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[208] Millennials

Bruce Wydick, professor of economics at the University of San Francisco, made a salient point published by Christianity Today (http://www.christianitytoday.com/ct/2017/september-web-only/elishas-prophetic-message-for-millennials-stop-leaving-your.html?share=pHjigdVEUe/oDFhRmAFPL1VGzmyzBKo6&start=2). He notes that millennials are caught in a major dilemma. On one hand, they are looking for existential meaning, a non-material justification for life. On the other, they flee commitment.

These forces are at war with each other. To find meaning—to live a life of meaning—requires commitment.

Yet commitment is difficult in an age of jaded thinking and among a generation characterized by skepticism. He points out that millennials are characterized by wanting to keep their options open. Wydick notes that among millennials, only 26% are married, 29% are religiously unaffiliated, and half are politically independent.

Wydick sees millennials as approaching life with an eye toward cutting ties and opting out when a decision does not yield “value,” He states that this thinking is pervasive among university students “in decisions related to graduate school, careers, marriage, and even spiritual commitments. …It’s all about keeping the options open.”

This is not an effective life strategy.

Wydick says he does not know a single student “who has been successful in college by keeping all of their academic options in play. There is no older adult I’m acquainted with that has had a successful career while perpetually keeping their career options open. I am unaware of any married couple with a happy marriage without narrowing their relationship options.”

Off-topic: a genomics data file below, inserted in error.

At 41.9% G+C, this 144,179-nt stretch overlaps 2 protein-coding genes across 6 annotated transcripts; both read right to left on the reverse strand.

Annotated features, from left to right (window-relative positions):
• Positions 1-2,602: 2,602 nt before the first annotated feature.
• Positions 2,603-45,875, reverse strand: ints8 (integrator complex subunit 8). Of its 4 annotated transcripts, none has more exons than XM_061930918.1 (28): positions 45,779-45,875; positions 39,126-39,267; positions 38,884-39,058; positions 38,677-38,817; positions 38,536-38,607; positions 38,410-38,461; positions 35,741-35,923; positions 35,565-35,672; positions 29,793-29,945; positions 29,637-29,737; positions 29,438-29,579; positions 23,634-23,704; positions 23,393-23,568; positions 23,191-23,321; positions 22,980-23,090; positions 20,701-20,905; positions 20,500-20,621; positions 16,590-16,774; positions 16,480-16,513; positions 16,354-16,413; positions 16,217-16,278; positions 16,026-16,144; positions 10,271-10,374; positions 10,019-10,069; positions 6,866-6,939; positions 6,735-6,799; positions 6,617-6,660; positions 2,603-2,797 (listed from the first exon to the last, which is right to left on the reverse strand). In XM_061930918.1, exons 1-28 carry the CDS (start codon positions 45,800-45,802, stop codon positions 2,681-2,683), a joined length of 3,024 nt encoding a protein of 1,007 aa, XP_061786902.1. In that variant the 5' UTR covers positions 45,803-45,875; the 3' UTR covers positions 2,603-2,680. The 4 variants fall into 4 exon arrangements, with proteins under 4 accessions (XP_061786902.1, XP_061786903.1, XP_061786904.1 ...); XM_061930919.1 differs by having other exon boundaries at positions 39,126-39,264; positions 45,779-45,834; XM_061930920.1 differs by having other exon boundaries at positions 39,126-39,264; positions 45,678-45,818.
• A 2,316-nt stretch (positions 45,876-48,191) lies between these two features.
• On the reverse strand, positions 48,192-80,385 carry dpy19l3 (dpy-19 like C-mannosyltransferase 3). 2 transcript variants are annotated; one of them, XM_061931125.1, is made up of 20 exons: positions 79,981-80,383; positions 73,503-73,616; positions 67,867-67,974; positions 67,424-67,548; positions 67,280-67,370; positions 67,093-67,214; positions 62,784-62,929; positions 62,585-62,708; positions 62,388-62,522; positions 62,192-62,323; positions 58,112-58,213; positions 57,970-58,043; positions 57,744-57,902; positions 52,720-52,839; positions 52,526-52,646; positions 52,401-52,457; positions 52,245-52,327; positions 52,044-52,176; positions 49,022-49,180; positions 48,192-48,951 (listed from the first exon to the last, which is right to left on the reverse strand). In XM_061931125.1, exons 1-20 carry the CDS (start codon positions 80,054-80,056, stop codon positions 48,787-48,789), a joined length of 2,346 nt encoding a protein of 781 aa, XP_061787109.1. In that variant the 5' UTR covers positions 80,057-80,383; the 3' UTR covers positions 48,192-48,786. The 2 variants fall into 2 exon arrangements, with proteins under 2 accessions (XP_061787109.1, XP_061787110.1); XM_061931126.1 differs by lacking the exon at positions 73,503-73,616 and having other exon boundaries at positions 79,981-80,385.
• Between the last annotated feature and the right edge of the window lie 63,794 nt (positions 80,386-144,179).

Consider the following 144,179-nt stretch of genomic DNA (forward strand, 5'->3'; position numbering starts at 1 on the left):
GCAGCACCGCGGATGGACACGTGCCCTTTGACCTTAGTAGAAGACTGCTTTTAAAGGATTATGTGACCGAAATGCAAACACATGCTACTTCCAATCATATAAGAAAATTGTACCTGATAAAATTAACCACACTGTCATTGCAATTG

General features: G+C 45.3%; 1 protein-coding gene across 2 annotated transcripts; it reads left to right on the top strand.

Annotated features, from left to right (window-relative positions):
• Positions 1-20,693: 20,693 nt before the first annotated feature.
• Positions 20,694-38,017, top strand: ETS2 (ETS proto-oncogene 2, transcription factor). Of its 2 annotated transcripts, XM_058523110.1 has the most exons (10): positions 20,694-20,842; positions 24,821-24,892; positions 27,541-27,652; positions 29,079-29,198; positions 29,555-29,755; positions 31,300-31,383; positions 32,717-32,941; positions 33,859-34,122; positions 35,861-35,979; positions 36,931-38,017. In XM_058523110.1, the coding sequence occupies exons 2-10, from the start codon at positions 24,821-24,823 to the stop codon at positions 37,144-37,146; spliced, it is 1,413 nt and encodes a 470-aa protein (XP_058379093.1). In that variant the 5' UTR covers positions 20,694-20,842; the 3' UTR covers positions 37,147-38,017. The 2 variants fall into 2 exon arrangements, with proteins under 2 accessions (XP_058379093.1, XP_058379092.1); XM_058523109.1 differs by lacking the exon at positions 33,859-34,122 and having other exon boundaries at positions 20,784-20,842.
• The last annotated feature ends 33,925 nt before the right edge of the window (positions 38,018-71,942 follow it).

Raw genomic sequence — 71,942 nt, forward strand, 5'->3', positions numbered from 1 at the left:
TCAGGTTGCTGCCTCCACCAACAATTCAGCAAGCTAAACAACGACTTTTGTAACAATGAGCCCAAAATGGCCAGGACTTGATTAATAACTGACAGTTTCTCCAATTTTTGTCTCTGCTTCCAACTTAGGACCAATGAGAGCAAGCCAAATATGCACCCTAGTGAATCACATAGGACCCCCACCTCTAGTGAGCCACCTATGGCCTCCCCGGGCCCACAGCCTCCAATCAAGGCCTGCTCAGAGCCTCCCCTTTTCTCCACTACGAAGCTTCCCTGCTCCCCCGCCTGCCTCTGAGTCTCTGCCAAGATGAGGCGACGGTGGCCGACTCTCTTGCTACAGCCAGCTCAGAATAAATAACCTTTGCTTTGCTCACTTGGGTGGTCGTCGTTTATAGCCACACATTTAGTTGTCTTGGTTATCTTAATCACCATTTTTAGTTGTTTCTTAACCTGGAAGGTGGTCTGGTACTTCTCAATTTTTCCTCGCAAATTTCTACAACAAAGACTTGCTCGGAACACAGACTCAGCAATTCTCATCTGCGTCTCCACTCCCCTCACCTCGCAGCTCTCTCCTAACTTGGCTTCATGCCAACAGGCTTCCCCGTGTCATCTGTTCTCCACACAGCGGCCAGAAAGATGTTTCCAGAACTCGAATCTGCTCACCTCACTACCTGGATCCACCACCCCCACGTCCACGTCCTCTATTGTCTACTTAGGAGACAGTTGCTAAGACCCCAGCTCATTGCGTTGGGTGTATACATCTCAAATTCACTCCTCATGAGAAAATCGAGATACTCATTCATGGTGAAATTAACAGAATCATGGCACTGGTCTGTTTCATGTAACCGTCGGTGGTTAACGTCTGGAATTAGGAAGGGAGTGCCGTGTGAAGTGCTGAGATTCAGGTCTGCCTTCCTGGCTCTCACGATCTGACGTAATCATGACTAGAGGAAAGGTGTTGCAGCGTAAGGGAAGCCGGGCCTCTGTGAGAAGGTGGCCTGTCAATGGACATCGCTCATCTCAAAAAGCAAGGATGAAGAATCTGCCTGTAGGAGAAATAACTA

Commitment brings meaning. Wydick recalls sociology professor Tony Campolo stating that “continually searching inwardly for meaning is like peeling away the skins of an onion. We keep peeling and peeling, ultimately finding that there is not a whole lot there except that little pale bulb inside the onion—not the most impressive part of this vegetable…We are defined by our commitments.”

For the faith-and-learning community, scholarship begins with humility, and that humility generates a commitment to the leading of the spirit of God. Faith and learning, then, is a humble enterprise. It trusts that the spirit of truth will lead us into all truth (John 16:13)—a truth that brings meaning and purpose.

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